Drilling down further, there was surprisingly little accurate information on the companies available to either “class-advantaged” or “class-disadvantaged” graduates of Southern State. In part that’s because some of the companies hiring are privately held (and report little publicly), while others lack wide coverage by the media. It’s also likely that the decline of local newspapers and regional business magazines has eliminated an important source of intelligence on smaller public companies. Corporate websites are generally no more enlightening.

Streib finds a silver lining in this opaque cloud since the informational vacuum implies that graduates from class-advantaged homes have no advantage in this regard over their less fortunate classmates. This is surprising because it seems to contradict the sociologist Mark Granovetter’s analysis. As a grad student at Harvard a half-century ago, Granovetter concluded that most jobs were filled by informal contacts rather than employment advertising and — most intriguingly — through acquaintances rather than good friends. (The latter seem to form a closed circle while the former offer more links to unfamiliar organizations.)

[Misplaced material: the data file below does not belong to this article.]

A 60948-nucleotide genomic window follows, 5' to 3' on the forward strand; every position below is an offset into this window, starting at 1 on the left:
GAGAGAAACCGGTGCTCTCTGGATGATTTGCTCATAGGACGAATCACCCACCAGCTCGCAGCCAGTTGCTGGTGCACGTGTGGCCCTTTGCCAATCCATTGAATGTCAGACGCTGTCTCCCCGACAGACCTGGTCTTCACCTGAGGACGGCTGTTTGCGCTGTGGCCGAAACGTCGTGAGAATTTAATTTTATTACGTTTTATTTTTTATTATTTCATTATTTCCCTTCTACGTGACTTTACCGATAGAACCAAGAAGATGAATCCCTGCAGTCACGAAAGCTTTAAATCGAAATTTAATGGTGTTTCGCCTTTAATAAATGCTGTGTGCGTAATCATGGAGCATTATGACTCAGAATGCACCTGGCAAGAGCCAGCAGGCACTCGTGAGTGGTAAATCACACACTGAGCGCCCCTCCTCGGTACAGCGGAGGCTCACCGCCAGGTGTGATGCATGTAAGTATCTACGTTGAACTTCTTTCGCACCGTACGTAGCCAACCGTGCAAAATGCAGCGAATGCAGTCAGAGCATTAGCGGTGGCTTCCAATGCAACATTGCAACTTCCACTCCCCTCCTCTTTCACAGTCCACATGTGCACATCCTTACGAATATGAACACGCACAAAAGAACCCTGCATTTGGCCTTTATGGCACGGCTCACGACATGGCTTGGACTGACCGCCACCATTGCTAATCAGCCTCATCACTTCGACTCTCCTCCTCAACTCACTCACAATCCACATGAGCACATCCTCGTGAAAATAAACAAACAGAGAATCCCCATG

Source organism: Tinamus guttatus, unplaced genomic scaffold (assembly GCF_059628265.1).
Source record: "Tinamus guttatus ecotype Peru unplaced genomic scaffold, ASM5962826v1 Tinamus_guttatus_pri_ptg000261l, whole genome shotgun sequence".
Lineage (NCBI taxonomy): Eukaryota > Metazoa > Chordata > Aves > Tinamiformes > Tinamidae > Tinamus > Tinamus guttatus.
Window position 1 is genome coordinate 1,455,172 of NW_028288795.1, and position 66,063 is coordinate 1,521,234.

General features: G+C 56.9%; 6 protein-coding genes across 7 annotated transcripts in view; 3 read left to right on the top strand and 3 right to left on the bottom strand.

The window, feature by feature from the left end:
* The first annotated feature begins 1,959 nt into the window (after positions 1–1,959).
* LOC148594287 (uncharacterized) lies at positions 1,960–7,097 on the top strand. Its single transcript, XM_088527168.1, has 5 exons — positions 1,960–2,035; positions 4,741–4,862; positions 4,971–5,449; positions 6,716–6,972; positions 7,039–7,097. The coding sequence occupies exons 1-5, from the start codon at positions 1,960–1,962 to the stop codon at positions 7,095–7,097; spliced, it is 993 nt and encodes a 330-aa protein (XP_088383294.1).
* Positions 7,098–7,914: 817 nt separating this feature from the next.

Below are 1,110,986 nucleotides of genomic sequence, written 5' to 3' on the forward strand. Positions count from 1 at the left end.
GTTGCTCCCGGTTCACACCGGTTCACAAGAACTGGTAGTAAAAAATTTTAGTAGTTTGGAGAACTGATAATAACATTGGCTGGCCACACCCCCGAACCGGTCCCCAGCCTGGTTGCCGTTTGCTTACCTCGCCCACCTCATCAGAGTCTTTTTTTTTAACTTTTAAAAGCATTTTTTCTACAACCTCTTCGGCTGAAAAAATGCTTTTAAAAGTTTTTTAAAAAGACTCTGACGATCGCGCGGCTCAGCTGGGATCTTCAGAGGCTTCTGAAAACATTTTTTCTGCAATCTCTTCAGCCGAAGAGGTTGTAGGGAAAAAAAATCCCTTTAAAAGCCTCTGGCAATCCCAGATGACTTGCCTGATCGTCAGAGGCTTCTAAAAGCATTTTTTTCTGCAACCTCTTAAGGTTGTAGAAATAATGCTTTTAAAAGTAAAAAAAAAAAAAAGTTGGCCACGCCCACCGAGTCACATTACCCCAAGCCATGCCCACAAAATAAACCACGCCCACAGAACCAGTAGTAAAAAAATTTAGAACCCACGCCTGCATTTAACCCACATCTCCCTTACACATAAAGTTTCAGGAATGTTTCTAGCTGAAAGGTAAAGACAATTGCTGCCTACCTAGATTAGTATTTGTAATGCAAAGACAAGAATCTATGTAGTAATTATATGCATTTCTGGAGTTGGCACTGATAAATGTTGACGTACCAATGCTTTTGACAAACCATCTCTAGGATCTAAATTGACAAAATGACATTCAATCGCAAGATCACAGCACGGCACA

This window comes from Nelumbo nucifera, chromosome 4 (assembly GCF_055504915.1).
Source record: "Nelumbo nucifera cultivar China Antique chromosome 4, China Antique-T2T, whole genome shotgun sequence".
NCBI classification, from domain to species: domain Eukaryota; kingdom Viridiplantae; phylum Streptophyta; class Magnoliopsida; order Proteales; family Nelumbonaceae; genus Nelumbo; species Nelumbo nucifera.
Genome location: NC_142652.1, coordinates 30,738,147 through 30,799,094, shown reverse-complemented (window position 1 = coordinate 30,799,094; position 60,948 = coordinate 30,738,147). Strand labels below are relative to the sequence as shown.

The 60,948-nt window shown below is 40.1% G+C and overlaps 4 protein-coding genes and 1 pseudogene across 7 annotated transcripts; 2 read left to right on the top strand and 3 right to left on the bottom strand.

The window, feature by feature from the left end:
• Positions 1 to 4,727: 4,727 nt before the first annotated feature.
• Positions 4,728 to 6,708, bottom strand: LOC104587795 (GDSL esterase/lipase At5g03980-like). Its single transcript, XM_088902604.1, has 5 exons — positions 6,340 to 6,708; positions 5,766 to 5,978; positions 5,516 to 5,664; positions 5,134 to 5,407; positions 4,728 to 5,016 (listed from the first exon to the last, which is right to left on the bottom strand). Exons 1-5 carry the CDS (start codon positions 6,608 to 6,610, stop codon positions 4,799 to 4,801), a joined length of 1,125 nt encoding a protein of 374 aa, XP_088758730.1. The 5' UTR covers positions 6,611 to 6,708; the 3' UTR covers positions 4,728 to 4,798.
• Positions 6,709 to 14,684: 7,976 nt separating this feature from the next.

Wouldn’t wealthier, more educated parents be more likely to rub shoulders with corporate CEOs at, for example, their country clubs and quietly gather relevant information? Streib explains that class-advantaged students do, indeed, follow this strategy, but the info and contacts gleaned are generally not helpful.

The good news, as the book’s title suggests, is that there is so much noise in the system that neither advantaged nor disadvantaged students can read the signals, and thus have no way of knowing whether an all-important first job will be a path to Mertonian cumulative advantage or to a dead end. A key caveat here: this is only true in the labor market segment Streib studied — elitist colleges are another matter. Intentionally or not, then, The Accidental Equalizer lends support to Ivy neurosis, demonstrating that job opportunities, no less than educational ones, are highly stratified.

One question that the book leaves unanswered is whether it is possible to move up from the mid-tier companies studied here to the high-flyers through skill and hard work, or whether America’s corporate structure has become caste-like — like higher education itself. I hope Streib will continue to follow her subjects’ careers in the manner of the celebrated Seven-Up! documentary film series that checked in with a diverse set of UK youngsters every seven years across their lives. Meanwhile, the old-school Ivy Leaguer in me respectfully suggests that since there is an ancient Greek word for luck— tyche — tychocracy should join the dictionary of political economy alongside plutocracy.